Written by Anne Marie Ward
Art by Mourad Saadi on Unsplash
Classical art occupies negligible real estate in my brain, but lately, Sandro Botticelli’s Birth of Venus pops in my mind, like a burst flashbulb. Though true Italian Renaissance icons, both Botticelli and his painting, my search engine had to correct me and let me know his name was spelled with two Ts. Yet, despite this, of course, I know something of the image: nude, fully-grown goddess, of love, clutching her pale breasts and golden tresses as she stands on her pink scallop shell, surrounded by deities of the wind and springtime.
Venus: goddess of love, goddess of sex, goddess of pleasure and beauty, too. But Venus was born from her father’s castrated penis; when the severed organ mixed with seafoam and she came up onto the sands of Cyprus. Botticelli neglects this imagery of red blood in his blue water, and her golden hair reveals no glint of the violence she inherited.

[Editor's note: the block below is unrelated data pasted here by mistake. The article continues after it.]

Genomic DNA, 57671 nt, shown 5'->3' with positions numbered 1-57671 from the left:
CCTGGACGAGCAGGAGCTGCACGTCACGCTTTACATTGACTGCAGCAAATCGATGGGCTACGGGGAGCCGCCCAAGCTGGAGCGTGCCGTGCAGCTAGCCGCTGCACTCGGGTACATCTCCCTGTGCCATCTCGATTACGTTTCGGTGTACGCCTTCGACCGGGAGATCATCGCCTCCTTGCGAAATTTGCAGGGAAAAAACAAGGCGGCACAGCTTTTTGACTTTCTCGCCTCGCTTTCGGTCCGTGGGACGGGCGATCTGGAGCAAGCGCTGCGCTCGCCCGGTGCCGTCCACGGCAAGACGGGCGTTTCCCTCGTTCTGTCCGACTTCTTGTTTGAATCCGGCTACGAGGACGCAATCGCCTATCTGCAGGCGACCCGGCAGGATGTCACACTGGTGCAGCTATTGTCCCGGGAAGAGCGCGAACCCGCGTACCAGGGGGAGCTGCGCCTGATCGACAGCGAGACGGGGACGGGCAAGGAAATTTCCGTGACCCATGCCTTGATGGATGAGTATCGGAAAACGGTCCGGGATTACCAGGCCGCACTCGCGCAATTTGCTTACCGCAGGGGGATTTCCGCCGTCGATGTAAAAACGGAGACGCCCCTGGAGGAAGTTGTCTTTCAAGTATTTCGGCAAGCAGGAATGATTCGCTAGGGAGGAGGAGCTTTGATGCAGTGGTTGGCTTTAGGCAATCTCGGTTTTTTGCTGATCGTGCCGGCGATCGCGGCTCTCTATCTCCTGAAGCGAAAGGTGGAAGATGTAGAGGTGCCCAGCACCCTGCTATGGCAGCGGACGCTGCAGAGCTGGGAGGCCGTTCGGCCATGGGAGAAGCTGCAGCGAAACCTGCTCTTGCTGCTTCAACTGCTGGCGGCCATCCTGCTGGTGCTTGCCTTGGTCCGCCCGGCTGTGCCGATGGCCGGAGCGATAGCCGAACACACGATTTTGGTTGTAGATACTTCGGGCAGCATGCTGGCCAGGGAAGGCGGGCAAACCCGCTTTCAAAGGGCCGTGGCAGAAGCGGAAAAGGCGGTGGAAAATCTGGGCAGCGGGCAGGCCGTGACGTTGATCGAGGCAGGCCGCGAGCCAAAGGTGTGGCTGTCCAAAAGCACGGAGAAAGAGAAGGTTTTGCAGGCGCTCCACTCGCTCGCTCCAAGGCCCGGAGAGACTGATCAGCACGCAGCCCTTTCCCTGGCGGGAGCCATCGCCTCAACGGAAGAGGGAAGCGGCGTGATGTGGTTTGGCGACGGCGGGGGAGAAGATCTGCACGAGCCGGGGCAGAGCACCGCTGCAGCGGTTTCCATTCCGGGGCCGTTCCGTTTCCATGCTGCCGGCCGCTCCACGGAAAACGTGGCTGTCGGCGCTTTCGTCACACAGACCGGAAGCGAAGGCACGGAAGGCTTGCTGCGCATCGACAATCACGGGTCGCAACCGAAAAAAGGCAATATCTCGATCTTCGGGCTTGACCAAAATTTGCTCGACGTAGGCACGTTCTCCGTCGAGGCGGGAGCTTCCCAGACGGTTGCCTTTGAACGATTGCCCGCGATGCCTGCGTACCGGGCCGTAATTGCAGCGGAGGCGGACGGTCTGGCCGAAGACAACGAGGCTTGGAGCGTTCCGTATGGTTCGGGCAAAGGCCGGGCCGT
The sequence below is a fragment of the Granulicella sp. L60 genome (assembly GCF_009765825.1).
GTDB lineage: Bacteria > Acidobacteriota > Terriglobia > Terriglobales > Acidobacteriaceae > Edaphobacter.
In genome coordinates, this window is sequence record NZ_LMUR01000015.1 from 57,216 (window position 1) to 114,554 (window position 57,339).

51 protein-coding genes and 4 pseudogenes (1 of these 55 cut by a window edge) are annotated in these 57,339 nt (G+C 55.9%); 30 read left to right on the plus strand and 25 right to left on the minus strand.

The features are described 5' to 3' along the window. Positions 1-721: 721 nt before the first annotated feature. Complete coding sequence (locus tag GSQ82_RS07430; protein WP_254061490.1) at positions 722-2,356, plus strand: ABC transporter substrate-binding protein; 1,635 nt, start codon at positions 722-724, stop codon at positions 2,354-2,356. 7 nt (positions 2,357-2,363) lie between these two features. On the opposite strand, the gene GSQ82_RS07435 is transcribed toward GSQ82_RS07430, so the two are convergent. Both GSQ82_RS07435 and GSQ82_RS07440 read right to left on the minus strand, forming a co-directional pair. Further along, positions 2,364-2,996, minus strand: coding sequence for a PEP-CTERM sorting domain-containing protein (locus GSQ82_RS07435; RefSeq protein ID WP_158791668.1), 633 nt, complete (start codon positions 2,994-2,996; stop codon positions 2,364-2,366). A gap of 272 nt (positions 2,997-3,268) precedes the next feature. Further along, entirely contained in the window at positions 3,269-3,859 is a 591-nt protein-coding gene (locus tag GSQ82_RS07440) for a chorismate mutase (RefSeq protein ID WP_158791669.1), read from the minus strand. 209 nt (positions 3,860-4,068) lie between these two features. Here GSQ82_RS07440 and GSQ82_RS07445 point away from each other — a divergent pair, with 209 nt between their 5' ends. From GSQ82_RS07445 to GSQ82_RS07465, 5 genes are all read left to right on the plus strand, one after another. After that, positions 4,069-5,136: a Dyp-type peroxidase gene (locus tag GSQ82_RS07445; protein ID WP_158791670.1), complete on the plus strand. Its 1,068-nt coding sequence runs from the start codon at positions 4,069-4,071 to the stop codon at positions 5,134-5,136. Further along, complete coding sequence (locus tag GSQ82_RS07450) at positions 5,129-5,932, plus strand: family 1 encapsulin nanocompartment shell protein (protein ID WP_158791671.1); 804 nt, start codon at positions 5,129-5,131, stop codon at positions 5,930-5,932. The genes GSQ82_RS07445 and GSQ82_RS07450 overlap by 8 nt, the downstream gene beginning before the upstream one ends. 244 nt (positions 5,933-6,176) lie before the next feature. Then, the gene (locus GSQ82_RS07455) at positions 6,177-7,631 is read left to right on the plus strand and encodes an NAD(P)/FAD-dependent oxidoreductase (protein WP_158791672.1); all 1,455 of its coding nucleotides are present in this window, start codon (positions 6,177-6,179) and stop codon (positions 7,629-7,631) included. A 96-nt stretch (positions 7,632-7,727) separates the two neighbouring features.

What else is she the goddess of, then, in the realities of love for summer after a plague, in the flourishing and rebirth we hope for? She’s the goddess of jealous lovers, for sure. She’s the goddess of bruised thighs and hickies, of breakup haircuts after quarantine relationships.
Goddess of bodega condoms and IUDs. She’s the goddess of lichen sclerosis and STIs and endometriosis and ovarian cysts and vulvodynia caused by trauma. She’s the goddess of girl dicks, of genitalia beyond the binary, and purple strap-on dildos and vibrators and plugs.
Her altar is a nipple barbell with little rhinestones on the end, the period-sex towel covered in stains and water-based lube, and the inside of a lover’s hot cheek. Of asking, “Is this okay? Does that feel good?”